Transcribing on a budget with VLC

My other half recently landed a part time work where transcribing via Windows is the name of the game. Most of us who have ever done anything with transcriptions will probably immediately think of a foot pedal (and not the fun music kind).

While I'm not really against foot pedals, I figured there must be an easier way that doesn't require hauling a USB pedal around. Surely there's software out there that includes keyboard shortcuts?

Express Scribe TranscriptionThe answer, of course, is yes:
http://www.nch.com.au/scribe/index.html


Express Scribe Transcription has a free-ninety-free version that'll get you up and going quickly and includes variable playback with pitch correction. Super nice if you want to slow down fast talkers or maybe are attempting to transcribe a second language you don't fluently understand.

The budget version catches include a non-commercial home license and limited audio formats. For the thrifty person who is willing to convert audio formats not a huge deal, but how many of us will be using this software for something other than non-home use? If you don't care about the legality of the licensing or don't mind paying $100 for the software bundled with a foot pedal (not a bad deal really and pro version is feature rich), then stop reading now.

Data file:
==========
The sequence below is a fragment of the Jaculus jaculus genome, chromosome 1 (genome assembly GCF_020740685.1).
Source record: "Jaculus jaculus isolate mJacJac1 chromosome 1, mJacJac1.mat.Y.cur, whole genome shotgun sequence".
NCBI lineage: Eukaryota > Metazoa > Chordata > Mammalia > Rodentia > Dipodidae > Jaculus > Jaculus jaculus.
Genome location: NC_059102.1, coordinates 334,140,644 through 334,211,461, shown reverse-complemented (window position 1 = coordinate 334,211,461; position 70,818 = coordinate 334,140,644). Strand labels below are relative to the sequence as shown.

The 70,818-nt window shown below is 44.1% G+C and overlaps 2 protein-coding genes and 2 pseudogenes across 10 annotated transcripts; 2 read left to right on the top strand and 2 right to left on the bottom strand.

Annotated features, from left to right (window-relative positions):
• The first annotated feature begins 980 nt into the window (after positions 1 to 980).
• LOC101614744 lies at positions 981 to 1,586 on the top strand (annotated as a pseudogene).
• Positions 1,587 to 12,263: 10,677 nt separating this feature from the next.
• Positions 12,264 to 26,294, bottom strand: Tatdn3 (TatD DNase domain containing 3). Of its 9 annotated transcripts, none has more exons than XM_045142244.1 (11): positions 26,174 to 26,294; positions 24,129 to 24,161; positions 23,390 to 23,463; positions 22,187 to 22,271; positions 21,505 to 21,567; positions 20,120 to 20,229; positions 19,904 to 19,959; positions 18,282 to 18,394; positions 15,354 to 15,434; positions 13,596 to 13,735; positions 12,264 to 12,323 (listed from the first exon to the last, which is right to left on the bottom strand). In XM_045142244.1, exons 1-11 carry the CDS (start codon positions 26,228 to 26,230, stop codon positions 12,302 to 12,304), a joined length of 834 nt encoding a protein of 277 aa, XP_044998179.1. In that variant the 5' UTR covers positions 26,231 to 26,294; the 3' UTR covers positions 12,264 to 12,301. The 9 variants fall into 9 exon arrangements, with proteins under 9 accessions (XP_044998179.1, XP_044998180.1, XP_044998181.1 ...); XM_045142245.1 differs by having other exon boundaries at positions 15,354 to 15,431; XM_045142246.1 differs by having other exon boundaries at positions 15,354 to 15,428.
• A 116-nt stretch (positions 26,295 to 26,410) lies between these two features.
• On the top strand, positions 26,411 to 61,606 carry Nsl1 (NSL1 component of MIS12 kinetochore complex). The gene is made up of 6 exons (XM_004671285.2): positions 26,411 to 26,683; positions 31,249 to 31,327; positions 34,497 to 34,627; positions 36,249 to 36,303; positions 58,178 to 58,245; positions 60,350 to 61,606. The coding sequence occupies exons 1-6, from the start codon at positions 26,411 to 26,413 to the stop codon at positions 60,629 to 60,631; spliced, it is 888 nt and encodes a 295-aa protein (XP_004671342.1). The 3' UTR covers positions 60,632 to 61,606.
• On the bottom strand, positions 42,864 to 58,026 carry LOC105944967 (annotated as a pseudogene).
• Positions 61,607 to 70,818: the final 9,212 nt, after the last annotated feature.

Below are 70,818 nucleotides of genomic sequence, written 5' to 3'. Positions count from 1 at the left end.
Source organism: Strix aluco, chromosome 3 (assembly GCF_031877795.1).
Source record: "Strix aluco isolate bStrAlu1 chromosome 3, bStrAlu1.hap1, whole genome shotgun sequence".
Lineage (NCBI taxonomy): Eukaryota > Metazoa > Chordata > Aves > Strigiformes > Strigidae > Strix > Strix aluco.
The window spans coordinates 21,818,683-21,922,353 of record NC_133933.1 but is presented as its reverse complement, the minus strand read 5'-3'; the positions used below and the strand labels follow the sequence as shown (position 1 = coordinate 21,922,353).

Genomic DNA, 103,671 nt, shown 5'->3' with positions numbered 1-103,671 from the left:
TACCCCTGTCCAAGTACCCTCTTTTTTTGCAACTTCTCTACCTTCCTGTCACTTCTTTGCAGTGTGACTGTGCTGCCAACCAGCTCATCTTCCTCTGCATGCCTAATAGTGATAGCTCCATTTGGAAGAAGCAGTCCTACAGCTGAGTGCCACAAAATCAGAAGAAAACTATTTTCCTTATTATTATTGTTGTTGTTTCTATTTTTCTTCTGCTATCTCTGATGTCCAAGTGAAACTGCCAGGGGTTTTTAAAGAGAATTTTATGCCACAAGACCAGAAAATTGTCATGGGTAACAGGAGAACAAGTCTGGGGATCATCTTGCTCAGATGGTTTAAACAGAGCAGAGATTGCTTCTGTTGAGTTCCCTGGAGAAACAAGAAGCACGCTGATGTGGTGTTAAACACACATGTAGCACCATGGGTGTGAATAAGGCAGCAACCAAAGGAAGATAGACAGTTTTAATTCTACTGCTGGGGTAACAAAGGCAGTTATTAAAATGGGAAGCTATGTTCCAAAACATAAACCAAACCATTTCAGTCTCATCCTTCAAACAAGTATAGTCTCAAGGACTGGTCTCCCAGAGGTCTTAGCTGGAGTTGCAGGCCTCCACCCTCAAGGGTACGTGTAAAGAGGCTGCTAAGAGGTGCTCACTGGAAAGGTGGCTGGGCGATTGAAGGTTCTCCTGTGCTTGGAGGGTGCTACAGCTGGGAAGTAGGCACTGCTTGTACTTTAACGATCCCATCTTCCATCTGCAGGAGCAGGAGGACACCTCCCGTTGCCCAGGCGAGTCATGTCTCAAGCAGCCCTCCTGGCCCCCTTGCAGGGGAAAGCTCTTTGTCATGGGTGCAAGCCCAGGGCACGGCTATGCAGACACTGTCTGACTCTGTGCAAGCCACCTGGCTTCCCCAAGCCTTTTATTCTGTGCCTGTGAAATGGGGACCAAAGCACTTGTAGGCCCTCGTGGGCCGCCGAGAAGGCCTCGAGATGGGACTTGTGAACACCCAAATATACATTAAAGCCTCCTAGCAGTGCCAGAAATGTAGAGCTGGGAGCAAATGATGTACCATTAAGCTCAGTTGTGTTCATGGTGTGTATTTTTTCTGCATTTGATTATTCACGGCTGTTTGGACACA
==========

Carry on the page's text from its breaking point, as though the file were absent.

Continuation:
Otherwise, enter our next open-source champion of budget spending, VLC.
VLC Media Player
VLC (VideoLAN Client) is traditionally for videos, but it plays back audio perfectly fine. I've used it to playback sound fx for various theatre performances for example. But you know what else it can do? Set global keyboard shortcuts.

In the Tools > Preferences > Hotkeys part of the program, you will see a lot of hotkeys are already in place, however the global shortcuts are what will allow us to be in another program and still access playback features of VLC. And there's really only 5 of them we really need to be on the way to transcribing:

  • Play/Pause - Ctrl + Alt + Space
  • Normal rate - Ctrl + Alt + =
  • Faster (fine) - Ctrl + Alt + Up
  • Slower (fine) - Ctrl + Alt + Down
  • Short backwards jump - Ctrl + Alt + Left
  • Shot forward jump - Ctrl + Alt + Right
I've gone ahead and included what I settled on for decent playback shortcuts, but whatever makes your workflow faster, roll with it. The short jumps and fine playback speeds were necessary, otherwise it jumps way too far and adjust playback way too fast/slow. On the playback speeds, it sounds like it does pitch correction as well so your playbacks won't sound like a baritone monster. 

NOTE: after setting the global shortcuts I had close and re-open VLC before the global hotkeys were in place. 

Happy to report it's working quite well. One thing I'm going to try and get my significant other to try out is the the voice dictation in Google Docs (Ctrl + Shift + S). The hope is that she can just let her audio file play through her speakers, Google transcribes the audio, and she just fixes the mistakes. Will provide updates with how that works out.

For not, happy transcribing!

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